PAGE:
But now they desire a better - They all expected spiritual blessings, and a heavenly inheritance; they sought God as their portion, and in such a way and on such principles that he is not ashamed to be called their God; and he shows his affection for them by preparing for them a city, to wit, heaven, as themselves would seek no city on earth; which is certainly what the apostle has here in view. And from this it is evident that the patriarchs had a proper notion of the immortality of the soul, and expected a place of residence widely different from Canaan. Though to Abraham, Isaac, and Jacob, the promises were made in which Canaan was so particularly included, yet God did not give them any inheritance in that country, no, not so much as to set a foot on; Acts 7:5. Therefore, if they had not understood the promises to belong to spiritual things, far from enduring, as seeing him who is invisible, they must have considered themselves deceived and mocked. The apostle therefore, with the highest propriety, attributes their whole conduct and expectation to faith.
But now they desire a better country, that is, an heavenly - That is, at the time referred to when they confessed that they were strangers and sojourners, they showed that they sought a better country than the one which they had left. They lived as if they had no expectation of a permanent residence on earth, and were looking to another world. The argument of the apostle here appears to be based upon what is apparent from the whole history, that they had a confident belief that the land of Canaan would be given to “their posterity,” but as for “themselves” they had no expectation of permanently dwelling there, but looked to a home in the heavenly country. Hence, they formed no plans for conquest; they laid claim to no title in the soil; they made no purchases of farms for cultivation; they lived and died without owning any land except enough to bury their dead. All this appears as if they looked for a final home in a “better country, even a heavenly.”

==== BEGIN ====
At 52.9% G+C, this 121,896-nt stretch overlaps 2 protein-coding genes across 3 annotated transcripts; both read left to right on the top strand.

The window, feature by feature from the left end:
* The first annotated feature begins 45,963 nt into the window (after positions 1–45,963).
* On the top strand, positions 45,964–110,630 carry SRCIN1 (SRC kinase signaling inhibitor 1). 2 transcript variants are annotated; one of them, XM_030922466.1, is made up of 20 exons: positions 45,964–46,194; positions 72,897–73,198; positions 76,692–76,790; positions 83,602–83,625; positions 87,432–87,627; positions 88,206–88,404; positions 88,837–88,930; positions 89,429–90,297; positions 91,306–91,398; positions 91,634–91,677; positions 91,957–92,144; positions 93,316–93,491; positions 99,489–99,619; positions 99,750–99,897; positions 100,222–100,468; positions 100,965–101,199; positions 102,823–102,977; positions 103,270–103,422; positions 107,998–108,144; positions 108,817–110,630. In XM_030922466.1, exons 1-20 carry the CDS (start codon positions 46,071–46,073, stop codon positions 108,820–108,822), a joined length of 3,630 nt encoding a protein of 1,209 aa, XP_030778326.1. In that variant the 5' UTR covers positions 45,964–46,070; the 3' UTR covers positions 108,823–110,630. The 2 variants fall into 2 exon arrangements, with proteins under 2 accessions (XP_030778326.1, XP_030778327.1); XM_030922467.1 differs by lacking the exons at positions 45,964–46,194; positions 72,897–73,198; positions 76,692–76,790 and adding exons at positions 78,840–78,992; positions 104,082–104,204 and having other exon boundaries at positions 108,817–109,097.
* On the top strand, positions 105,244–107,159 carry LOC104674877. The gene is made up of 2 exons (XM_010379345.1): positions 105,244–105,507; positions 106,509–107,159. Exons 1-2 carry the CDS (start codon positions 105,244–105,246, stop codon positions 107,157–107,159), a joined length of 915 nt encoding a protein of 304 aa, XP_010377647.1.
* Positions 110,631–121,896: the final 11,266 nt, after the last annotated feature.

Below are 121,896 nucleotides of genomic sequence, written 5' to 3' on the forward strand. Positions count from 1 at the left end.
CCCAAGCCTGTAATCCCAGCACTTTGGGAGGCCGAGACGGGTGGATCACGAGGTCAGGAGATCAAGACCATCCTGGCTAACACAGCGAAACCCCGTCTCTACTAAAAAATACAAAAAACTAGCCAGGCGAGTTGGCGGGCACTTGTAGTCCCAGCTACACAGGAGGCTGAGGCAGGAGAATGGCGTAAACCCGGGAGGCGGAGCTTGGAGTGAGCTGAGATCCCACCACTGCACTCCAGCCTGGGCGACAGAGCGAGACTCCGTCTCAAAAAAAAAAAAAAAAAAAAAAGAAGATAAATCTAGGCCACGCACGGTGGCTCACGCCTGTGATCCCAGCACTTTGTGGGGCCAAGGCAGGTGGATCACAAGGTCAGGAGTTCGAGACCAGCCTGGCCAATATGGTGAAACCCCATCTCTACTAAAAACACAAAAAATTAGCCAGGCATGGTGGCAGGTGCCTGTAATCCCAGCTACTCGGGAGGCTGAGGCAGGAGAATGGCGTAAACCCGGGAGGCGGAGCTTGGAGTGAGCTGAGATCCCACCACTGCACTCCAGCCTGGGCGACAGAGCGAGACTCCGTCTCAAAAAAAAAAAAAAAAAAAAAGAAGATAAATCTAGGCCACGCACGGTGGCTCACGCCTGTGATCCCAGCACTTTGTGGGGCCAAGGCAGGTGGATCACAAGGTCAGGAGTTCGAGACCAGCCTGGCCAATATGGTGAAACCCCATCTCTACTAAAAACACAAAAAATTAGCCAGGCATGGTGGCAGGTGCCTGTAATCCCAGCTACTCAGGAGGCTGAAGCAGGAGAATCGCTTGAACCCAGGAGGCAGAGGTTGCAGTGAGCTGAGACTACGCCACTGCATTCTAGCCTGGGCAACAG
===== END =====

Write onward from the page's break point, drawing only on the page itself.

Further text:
Wherefore God is not ashamed to be called their God - Since they had such an elevated aim, he was willing to speak of himself as their God and Friend. They acted as became his friends, and he was not ashamed of the relation which he sustained to them. The language to which the apostle evidently refers here is what is found in Exodus 3:6, “I am the God of Abraham, the God of Isaac, and the God of Jacob.” We are not to suppose that God is ever “ashamed” of anything that he does. The meaning here is, that they had acted in such a manner that it was fit that he should show toward them the character of a Benefactor, Protector, and Friend.
For he hath prepared for them a city - Such as they had expected - a heavenly residence; Hebrews 11:10. There is evidently here a reference to heaven, represented as a city - the new Jerusalem - prepared for his people by God himself; compare the notes on Matthew 25:34. Thus, they obtained what they had looked for by faith. The wandering and unsettled patriarchs to whom the promise was made, and who showed all their lives that they regarded themselves as strangers and pilgrims, were admitted to the home of permanent rest, and their posterity was ultimately admitted to the possession of the promised land. Nothing could more certainly demonstrate that the patriarchs believed in a future state than this passage. They did not expect a permanent home on earth. They made no efforts to enter into the possession of the promised land themselves. They quietly and calmly waited for the time when God would give it to their posterity, and in the meantime for themselves they looked forward to their permanent home in the heavens.